When you've hosted a wildly successful lifestyle event for more than two decades, regularly drawing half a million people to see to the likes of Barack Obama, Hillary Clinton, Misty Copeland, Prince, Kanye West, and Beyoncé, what's your next move?
For Essence magazine, whose annual Essence Festival in New Orleans just marked its 22nd year in July, it was time to head to Africa.
The brand had been planning to bring the festival to Africa since 2014, to mark the 20th anniversary of the festival. "It was also the 20th anniversary of the end of apartheid, so we felt a spiritual alignment,” said Essence president Michelle Ebanks. After two years of planning, the pieces finally all came together this past weekend in Durban, South Africa.
Durban is often overlooked by visitors to South Africa more interested in Cape Town's beauty, Johannesburg's energy, and Kruger National Park's wildlife. But its alluring seaside setting and vibrant mix of Zulu, Indian, and European cultures makes the city particularly dynamic. It also happens to be New Orleans' sister city — and a sister festival seemed inevitable.
"New Orleans has a very strong cultural economy, and Durban is also deeply cultural, and so we connected as communities that had so much in common," added Ebanks. They brought African artists to New Orleans for the U.S. festival, and now Americans descended on Durban in droves.
"We're trying to bring some New Orleans to Africa and take some of Africa back to New Orleans,” said keynote speaker Steve Harvey in his keynote address.
Besides Harvey, the international lineup of speaker included singers Estelle and Kelly Price, attorney and Real Housewife Phaedra Parks, and fitness guru Shaun T along with local thought leaders like Durban mayor Zandile Gumede, media personality Thabo "Tbo Touch" Molefe, businessman Lebo Gunguluza, and DJ Sbu Leope, all there to give talks on empowerment and success. Many people who associate Harvey with his standup acts and TV shows (and a certain Miss Universe gaffe) might not realize that the comedian actually moonlights an inspiring motivational speaker as well.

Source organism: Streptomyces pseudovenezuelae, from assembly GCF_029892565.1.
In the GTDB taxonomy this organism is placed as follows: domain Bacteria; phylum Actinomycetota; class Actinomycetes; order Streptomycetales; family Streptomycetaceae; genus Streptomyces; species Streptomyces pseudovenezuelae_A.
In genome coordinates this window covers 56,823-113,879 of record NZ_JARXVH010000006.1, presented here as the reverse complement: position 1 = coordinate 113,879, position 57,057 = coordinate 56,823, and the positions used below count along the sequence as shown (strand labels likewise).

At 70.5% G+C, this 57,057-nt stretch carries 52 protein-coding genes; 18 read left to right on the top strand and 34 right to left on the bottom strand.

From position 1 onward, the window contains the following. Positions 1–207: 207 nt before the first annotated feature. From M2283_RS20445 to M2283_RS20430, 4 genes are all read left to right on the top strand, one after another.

"I came to South Africa to show you how you can be anything you want to be," he declared on the Empowerment Stage, in a rousing talk that often resembled a preacher's sermon. "Faith don't make it easy, faith makes it possible."
The festival included areas devoted to themes of empowerment, music, literature, beauty, wellness, food, and more—all of it with a distinct African flavor. Authors like Zimbabwe's NoViolet Bulawayo and South African Shubnum Khan held forth in the Articulate Africa section; there was a fashion show with Cameroon's Rodrig Couture, Nigeria's Hunt Couture, and local label Rafkhat Creations at the Beauty & Style pavilion; and Durban's iconic dish bunny chow fed the crowds at the Essence Eats food court. Massive troupes of colorfully dressed Zulu dancers paraded through the venue at random intervals, and their cheerful singing and chanting drifted into the conference rooms and punctuated ongoing talks with an unexpected energy.
But the main draws were the back-to-back concerts at Durban's Moses Mabidha stadium. The first night was an all-star international lineup headlined by Ne-Yo alongside Nigerian dancehall singer Burna Boy and South African DJ Black Coffee, among others; the next evening was a gospel show featuring Yolanda Adams, Mary Mary, and a cameo by South African president Jacob Zuma there to honor Joseph Shabala, founder of the Grammy-winning South African group Ladysmith Black Mambaza.
"I've performed at the Essence Festival in the States a couple times, it's always a beautiful event, it's always about the essence of us as a people — love, peace, and harmony," Ne-Yo said after his performance. "You take this amazing show and you bring it to an amazing place like South Africa and amazing things are bound to happen."
For Durbanites, it was a rare opportunity to see see some global A-listers on their home turf. "It's such a great pleasure because we get to see all these international acts that we are not used to in Durban," said Diva Cadach, a local Durban DJ who was dancing up a storm with his friends in the Golden Circle. "Can we just have Beyoncé now please?"
Who knows — maybe Cadach's dreams will come true with #EssenceFestDBN 2017.